Common sources of cadmium are cigarettes and marijuana, refined foods (white flour, white sugar, etc.), tap water, some cold drinks, margarine, canned fruits and beverages, petrochemical pollution, nickel cadmium batteries, and fish and shellfish. There is the presence of cadmium in the industrial wastes, and many such industries exist in Cuddalore and Pondicherry. Cadmium levels are noted in wine, beer, and other alcoholic beverages, as these beverages are widely consumed, they contribute a large fraction of cadmium intake, and strict control of this element is advisable. 
There is a high level of the consumption of alcohol as the tax levied on these drinks is low in these localities. There is a high probability of the serum uric acid being high in these alcohol consumers. Cadmium is known to concentrate heavily in the presence of uric acid. Cadmium concentrates in the presence of hyperuricemia. The Land horse concentrates cadmium to the level of 200 mg/kg body weight in the renal cortex. In mammals and birds, cadmium accumulates at a concentration of 0.1-2 mg/kg and 1-10 mg/kg net wt. Kidneys in penguins show 5-160 mg/kg of cadmium: All exhibit chronic interstitial nephritis. 
The soil in coastal areas is sandy and porous. The level of groundwater has been steadily decreasing. There is a saline intrusion from the sea. All these factors cause increased cadmium intake which deposits in the kidneys and eventually cause CKD Figure 1. We can draw a parallel here with the balkan nephropathy,  itai-itai disease in Japan,  and the battery factories in Sweden. 
Cadmium has the potential to destroy the beta cells in the pancreas and cause diabetes mellitus. Recent epidemiological studies suggest a positive association between exposure to the environmental pollutant cadmium and the incidence and severity of diabetes. Findings indicate that cadmium may be a factor in the development of some types of diabetes and they raise the possibility that cadmium and diabetes-related hyperglycemia may act synergistically to damage the kidney. 
Cadmium also causes the development of hypertension. The conclusions are that one common form of hypertension is probably an example of the accumulation of cadmium in the kidney. 
Adverse effects of cadmium on kidney and bone have been observed in environmentally exposed populations at frequencies higher than those predicted from models of exposure.  One study supports the hypothesis that environmental exposure to cadmium may increase the risk of hypertension.  Some findings add to the concern of renal and cardiovascular cadmium toxicity at chronic low levels of exposure in the general population. 
This part of rural India cannot afford dialysis as most of the local population is poor. Hence, it is of utmost urgency that the population be screened on a war footing for the presence of cadmium nephropathy and CKD and educate the people.
It is important that we revert to "our past ancestors habits in the caveman days" by modifying our present day lifestyle with the use of umpteen preservatives in all our foods. Our modern lifestyle has a penchant for artificial, attractive packaged foods with loss of all the protective elements such as zinc in them caused by the various processes of refining, cutting, and polishing. This allows the heavy metal to attack the organs with impunity as there are no protective elements to challenge them. Early detection and education can help prevent the progression of kidney disease to kidney failure. [1,6,15,31-35] Late detection is the lost opportunity for making any lifestyle changes and treats the aggravating factors. [1,31,35]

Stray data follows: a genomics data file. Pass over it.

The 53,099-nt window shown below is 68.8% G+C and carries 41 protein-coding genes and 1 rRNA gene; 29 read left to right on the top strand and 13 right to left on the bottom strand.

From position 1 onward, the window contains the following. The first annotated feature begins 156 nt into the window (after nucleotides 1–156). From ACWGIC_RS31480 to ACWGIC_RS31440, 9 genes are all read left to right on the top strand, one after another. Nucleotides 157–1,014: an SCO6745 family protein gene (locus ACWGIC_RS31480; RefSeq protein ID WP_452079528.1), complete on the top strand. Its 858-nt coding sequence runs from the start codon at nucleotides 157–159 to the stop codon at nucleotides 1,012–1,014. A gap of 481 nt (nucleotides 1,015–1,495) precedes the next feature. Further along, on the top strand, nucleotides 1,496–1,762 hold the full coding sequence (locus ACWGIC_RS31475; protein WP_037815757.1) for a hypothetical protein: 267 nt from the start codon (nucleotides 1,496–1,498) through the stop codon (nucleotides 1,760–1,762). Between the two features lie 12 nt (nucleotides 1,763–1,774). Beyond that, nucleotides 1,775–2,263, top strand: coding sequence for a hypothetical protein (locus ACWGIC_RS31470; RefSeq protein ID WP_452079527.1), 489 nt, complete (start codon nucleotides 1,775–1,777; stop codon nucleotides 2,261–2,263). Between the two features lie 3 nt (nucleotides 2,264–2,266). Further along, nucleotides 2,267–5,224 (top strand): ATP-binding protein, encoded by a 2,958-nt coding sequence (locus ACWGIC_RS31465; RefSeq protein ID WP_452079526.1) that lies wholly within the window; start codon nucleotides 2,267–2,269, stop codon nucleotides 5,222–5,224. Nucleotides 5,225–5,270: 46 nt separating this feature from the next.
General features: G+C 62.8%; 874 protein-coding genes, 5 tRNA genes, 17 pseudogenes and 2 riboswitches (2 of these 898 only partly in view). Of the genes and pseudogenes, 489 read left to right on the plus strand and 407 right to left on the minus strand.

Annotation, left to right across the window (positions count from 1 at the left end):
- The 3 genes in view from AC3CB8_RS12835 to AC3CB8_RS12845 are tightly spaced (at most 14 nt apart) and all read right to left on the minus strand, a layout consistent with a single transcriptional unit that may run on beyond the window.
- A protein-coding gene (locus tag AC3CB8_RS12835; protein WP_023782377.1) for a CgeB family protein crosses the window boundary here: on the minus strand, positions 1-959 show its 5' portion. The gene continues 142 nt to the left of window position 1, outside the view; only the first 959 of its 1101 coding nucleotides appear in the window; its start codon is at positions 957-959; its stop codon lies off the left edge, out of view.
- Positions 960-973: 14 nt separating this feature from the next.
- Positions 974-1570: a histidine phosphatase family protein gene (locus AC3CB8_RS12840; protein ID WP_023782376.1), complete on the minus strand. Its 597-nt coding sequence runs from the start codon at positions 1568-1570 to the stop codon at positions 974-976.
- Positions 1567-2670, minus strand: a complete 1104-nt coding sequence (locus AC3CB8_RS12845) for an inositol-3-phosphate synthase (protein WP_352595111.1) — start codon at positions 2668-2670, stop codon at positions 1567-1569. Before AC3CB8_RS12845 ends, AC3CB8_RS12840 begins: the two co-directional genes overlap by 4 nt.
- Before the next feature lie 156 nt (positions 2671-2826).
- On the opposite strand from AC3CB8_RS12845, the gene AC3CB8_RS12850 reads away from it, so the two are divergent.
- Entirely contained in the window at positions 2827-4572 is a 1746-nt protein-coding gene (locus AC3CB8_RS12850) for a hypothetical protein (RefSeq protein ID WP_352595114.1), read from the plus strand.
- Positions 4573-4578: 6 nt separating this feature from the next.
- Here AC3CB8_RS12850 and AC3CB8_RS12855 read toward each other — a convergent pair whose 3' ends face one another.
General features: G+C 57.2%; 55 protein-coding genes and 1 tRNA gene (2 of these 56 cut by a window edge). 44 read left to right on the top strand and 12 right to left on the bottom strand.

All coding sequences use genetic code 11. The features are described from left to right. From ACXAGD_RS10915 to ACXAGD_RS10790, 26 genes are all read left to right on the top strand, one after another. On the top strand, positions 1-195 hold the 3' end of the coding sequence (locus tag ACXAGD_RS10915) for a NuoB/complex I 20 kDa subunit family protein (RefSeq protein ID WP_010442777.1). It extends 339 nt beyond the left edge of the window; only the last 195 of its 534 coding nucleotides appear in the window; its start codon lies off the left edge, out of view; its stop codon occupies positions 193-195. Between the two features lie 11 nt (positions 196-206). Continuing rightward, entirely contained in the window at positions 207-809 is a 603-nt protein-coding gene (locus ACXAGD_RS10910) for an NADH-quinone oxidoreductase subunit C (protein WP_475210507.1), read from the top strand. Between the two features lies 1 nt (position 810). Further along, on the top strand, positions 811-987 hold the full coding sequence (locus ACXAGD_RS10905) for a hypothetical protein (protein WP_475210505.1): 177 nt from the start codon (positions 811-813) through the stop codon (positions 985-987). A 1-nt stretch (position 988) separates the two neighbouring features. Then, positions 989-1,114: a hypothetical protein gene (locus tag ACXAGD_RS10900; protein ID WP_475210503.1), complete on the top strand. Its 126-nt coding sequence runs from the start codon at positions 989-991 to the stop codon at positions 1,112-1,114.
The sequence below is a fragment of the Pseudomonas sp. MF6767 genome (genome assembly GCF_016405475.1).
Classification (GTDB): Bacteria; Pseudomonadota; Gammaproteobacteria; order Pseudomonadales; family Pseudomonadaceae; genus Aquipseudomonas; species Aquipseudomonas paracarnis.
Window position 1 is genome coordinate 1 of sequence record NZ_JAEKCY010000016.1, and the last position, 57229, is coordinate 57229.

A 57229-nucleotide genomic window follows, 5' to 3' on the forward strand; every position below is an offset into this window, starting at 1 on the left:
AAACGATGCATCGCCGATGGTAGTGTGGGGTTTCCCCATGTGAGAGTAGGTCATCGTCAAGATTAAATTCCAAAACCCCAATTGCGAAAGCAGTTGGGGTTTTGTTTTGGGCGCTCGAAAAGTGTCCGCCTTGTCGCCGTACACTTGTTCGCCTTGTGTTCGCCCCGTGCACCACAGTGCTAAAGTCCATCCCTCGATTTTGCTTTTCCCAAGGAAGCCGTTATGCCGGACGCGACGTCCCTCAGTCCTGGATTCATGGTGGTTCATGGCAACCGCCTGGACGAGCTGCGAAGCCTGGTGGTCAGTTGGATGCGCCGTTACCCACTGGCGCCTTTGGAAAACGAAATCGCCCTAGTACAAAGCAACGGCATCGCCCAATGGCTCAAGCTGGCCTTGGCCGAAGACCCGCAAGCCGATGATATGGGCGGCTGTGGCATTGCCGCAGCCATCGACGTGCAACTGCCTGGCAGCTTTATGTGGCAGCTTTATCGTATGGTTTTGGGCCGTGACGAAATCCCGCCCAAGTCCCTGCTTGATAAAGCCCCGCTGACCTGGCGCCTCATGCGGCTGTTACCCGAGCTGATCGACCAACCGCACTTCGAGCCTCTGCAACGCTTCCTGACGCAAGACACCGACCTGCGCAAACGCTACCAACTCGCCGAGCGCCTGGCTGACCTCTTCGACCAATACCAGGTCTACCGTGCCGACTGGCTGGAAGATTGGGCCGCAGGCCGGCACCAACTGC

Primary prevention of CKD may be initiated by first looking for risk factors/antecedent conditions in the population involved with age [greater than or equal to] 50 years, hypertension, diabetes mellitus, and family history of CKD, to aim for better control of risk factors involved, promote better awareness of CKD, and educate the population involved at risk using comprehensive public health initiatives and strategies. Screening must be done for cadmium/heavy metals by spectrophotometric analysis in blood, urine of high-risk individuals and in the soil samples, fertilizers, fruits, and vegetables, fish, alcohol, and groundwater samples especially in the affected areas in Cuddalore/Pondicherry.
The government and the industries must be aware of their social obligations and to try to dispose of the industrial wastes away from water sources using better ingenious methods. Effective legislation needs to be put in place to check the deficiencies or errant behaviors by the concerned industries. Efforts should be directed to ban usage of cadmium in fertilizers and Nickel Cadmium batteries as done in Europe.
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Ravi Kumar P (1), Amol Dongre (2)
(1) Department of Nephrology, Sri Manakula Vinayagar Medical College and Hospital, Madagedipeth, Puducherry, India,
(2) Department of Community Medicine, Sri Manakula Vinayagar Medical College and Hospital, Madagedipeth, Puducherry, India
Correspondence to: Ravi Kumar P, E-mail: email@example.com
Received: February 01, 2019; Accepted: February 20, 2019
Caption: Figure 1: Mechanism of toxic damage to the kidney caused by cadmium
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|Author:||Ravi, Kumar P.; Dongre, Amol|
|Publication:||International Journal of Medical Science and Public Health|
|Date:||Apr 1, 2019|